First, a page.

LONDON – World Rugby is riding roughshod over players’ concerns regarding their proposed ‘League of Nations’ 12-team annual competition, world player of the year Johnny Sexton claimed on Thursday.
Sexton, who is the president of the International Rugby Players, slammed the sport’s global governing body for placing commercial interests ahead of player safety.
Plans for a competition, along the lines of football’s Uefa Nations League, have been mooted principally by World Rugby’s ambitious Argentinian vice-president Agustin Pichot.
The so-called ‘League of Nations’ (on a 12-year deal) is seen as of particular potential benefit in the southern hemisphere, where rugby economies have been struggling.
Sexton, though, made it clear after a conference call on Tuesday of the IRP Council – comprising 40 players with nine of the world’s top 10 nations’ captains taking part – they are not happy at all with the speed at which things are going.
“While players gave this idea a cautious welcome when we met at the end of last year, it now seems like a commercial deal on the future of the game is being negotiated at a rapid pace, with little consideration given to the important points we raised with World Rugby in November,” Sexton said in a statement issued by the International Rugby Players.
“The issue of player load has never been so topical. However, it needs to be properly understood.
“To suggest that players can play five incredibly high-level Test matches in consecutive weeks in November is out of touch, and shows little understanding of the physical strain this brings.”
Sexton’s concerns were supported by New Zealand’s skipper Kieran Read and England’s Owen Farrell.
“Players are definitely open to discussing a new global season, but what we develop has to work with the club game in order to reduce conflict, deal with player release issues and make sure their welfare is looked after,” said Farrell.
“The proposal presented to us at the moment doesn’t seem to have considered this properly, and shows no signs of improving this already difficult situation.”
There was also alarm expressed over the belief that Tier Two countries would not get a chance to play the elite set of countries due to no relegation or promotion being envisaged.
“For countries in this bracket and for Pacific Islanders in particular, our biggest issue has always been the ‘club versus country’ factor,” said Samoa captain Chris Vui.
“We feel that a 12-year deal is not workable, particularly when it presents no hope of advancement during that period.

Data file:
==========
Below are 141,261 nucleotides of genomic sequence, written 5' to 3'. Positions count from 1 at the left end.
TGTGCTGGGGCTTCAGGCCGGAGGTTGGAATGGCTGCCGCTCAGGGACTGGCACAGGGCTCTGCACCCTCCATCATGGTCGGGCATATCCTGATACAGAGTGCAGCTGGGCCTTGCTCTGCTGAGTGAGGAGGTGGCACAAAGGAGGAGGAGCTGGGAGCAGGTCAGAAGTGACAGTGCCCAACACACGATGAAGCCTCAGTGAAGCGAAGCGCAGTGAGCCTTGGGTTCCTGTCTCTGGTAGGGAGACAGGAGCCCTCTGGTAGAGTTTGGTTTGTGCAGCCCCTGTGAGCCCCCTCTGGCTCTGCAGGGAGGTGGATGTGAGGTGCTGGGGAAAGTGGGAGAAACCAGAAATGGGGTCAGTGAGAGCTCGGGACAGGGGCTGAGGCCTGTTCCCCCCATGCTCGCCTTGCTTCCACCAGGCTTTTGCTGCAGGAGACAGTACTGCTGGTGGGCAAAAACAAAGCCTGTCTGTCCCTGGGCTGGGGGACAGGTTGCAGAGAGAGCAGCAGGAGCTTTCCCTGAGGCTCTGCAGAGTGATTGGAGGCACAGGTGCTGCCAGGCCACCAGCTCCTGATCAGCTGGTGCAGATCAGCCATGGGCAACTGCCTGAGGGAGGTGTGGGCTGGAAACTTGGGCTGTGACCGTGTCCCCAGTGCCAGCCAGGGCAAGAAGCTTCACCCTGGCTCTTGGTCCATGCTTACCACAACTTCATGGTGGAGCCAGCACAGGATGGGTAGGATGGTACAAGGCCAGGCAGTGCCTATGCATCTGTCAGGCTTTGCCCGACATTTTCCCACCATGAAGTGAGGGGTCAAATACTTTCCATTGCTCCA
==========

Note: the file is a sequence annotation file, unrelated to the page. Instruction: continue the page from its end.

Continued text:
“This will have the dangerous knock-on effect of luring senior players away from their countries and more towards the clubs, which is the exact opposite of what we’re all trying to achieve.”
BREAKING: Players highlight “major concerns” around World Rugby’s proposed International Competition— InternationalRugbyPlayers (@IntRugbyPlayers) February 28, 2019
Read what the world's top players have to say here: https://t.co/XwuPbUcUdg#PlayersUnited pic.twitter.com/4WHCGwfI7c
International Rugby Players’ chief executive Omar Hassanein said it was time for World Rugby to acknowledge the players’ concerns, despite being informed about them on several occasions.
“World Rugby are failing to respect the players’ views and genuinely engage on the issues,” said Hassanein.
“It will be interesting to see their approach in the coming weeks knowing the current proposal does not have the players’ support.”
World Rugby expressed their surprise at the vehemence of the comments, and challenged the supposition they had disregarded player welfare.
“Important matters such as playing load and emerging nation opportunities are at the heart of constructive dialogue on the overall concept,” a World Rugby spokesperson said.
The proposed new WR global comp has serious concerns for all levels and the negative impact for Pacific rugby is huge. We will stand up! https://t.co/cwAxmjotEv— PacificRugbyPlayers (@PacificIslandPA) February 28, 2019
They also insisted a new international Test structure would benefit all in the game and attract new audiences.
“A structured annual international competition would deliver significantly greater long-term broadcast revenue for reinvestment in the global game,” he said.
“This project has at its heart long-term growth and stability, not short-term wins, and that includes greater opportunity for players.”AFP